Integrating Evidence Into Health Policy: Navigating Cross-sectoral and Interdisciplinary Collaboration
Implications and new insights for federal and/or state health policy: Recommendations made based on the findings of this research include using politically relevant levers to promote research (e.g. campaign donors, lobbies, established parties, etc.), modernizing dissemination practices, and reforms in which the involvement of external stakeholders is facilitated without relying on invitations from individual policy makers.
Description of how evidence and/or data was or could be used: The reviewed articles illustrated shortcomings and areas for improvement in policy research processes and collaborative development. In general, the evidence base in the field of integrating research into policy lacks critical details of the actual process of developing evidence based policy. This shortcoming in logistical details creates a barrier for potential replication of collaborative efforts described in studies.
Potential impact of the presentation for health policy: The reviewed articles focused on identifying barriers and facilitators that arise in cross sector collaboration, rather than the process and impact of integrating evidence into policy. In addition, the type of evidence used in policy was rarely specified, and widely varying interpretations of the definition of evidence complicated overall conclusions.
My proposal pertains to the complex process of successfully implementing health policies that are based on public health research. A systematic review was conducted by myself and faculty at the Cluj School of Public Health in Romania. The reviewed articles covered a wide range of topics, such as barriers and facilitators to multi-sector collaboration, differences in professional cultures, and systemic obstacles. The reviewed literature identified communication, collaboration, user-friendly dissemination, and documentation of processes in the execution of applied research as important themes for the promotion of evidence in the public health decision-making process. This proposal fits into the Academy Health National Health Policy conference because it identifies and examines differences between the worlds of research and politics.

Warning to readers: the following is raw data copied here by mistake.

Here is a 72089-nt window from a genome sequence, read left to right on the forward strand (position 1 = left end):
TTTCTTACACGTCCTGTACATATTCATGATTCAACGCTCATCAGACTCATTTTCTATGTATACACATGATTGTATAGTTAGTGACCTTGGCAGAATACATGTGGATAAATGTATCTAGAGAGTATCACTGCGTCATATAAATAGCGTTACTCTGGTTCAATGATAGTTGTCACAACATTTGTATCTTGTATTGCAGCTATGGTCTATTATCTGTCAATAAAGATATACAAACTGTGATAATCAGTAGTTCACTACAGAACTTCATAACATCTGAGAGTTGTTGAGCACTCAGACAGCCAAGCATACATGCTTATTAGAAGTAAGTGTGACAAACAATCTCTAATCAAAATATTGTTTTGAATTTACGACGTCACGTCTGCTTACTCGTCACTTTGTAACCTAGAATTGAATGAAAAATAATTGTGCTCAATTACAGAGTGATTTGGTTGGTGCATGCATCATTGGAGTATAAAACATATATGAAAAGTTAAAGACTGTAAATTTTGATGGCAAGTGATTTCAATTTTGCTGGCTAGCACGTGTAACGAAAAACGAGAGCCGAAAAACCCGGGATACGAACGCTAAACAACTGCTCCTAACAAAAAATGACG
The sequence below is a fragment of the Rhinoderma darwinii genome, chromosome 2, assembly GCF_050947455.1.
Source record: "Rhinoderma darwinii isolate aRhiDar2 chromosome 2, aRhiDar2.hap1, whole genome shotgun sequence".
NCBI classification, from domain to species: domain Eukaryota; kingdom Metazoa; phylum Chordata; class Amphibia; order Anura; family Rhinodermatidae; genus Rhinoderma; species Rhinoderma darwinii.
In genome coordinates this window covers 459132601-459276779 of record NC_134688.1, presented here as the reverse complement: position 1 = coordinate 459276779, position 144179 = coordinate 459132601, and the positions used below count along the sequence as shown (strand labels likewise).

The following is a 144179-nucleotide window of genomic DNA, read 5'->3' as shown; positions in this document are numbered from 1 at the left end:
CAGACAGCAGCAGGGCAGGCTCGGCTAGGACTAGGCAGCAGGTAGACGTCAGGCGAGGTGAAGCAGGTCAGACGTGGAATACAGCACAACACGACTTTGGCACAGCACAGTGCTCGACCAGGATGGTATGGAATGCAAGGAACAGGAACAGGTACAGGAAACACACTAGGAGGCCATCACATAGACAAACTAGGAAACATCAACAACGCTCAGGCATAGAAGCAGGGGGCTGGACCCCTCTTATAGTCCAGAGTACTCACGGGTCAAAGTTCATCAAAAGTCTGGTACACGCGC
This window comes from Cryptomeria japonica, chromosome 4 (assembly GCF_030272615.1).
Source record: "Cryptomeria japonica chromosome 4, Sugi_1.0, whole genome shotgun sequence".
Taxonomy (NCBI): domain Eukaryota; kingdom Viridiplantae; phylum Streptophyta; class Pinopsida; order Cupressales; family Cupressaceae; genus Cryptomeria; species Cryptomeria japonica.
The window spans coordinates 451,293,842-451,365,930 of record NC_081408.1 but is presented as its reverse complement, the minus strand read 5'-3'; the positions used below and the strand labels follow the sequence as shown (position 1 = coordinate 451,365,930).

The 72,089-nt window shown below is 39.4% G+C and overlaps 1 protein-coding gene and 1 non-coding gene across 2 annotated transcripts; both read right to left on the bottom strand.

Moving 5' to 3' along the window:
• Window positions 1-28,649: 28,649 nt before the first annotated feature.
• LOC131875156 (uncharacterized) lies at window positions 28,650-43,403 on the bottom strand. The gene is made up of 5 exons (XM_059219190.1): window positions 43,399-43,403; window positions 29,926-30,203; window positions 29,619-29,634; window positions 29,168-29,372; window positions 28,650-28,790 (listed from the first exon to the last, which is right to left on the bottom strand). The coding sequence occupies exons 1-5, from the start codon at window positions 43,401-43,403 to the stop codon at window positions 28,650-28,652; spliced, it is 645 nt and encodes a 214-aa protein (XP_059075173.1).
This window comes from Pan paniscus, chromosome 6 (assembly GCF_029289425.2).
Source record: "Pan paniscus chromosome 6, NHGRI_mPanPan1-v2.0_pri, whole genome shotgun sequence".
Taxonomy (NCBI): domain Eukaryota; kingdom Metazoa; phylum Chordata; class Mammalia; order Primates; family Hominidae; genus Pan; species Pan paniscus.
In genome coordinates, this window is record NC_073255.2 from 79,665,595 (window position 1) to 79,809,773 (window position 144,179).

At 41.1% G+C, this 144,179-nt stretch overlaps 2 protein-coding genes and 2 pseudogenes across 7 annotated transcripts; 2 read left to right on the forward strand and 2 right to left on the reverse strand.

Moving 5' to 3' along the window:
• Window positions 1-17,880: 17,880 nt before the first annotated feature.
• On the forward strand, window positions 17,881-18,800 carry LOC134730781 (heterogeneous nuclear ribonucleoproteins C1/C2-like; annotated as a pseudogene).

Background:Using evidence to inform public health decision making processes has been proven effective; however, it is not clear how research is applied in practice.
Aims: The objectives of the current study were to assess the extent to which evidence is used in public health decision-making process.
Methods:To identify eligible studies, seven bibliographic databases, specifically, PubMed, Scopus, Cochrane Library, Science Direct, Web of Science, ClinicalKey, Health and Safety Science Abstract were screened (search dates: 1990 – September 2015); a general internet search was also conducted. Primary research and systematic reviews about the use of evidence in public health policy in Europe were included. The studies considered for inclusion were assessed by two reviewers, along with extracted data on objective, methods, population, and results. Data were synthetized as a narrative review.
Results: Of 2564 articles initially identified, 2525 titles and abstracts were screened. Ultimately, 30 articles fit the research criteria by describing how or why evidence is used/not used in public health policy. The majority of included studies involved interviews and surveys (N=17). Study participants were policy makers, health care professionals, researchers, community members, service users, experts in public health.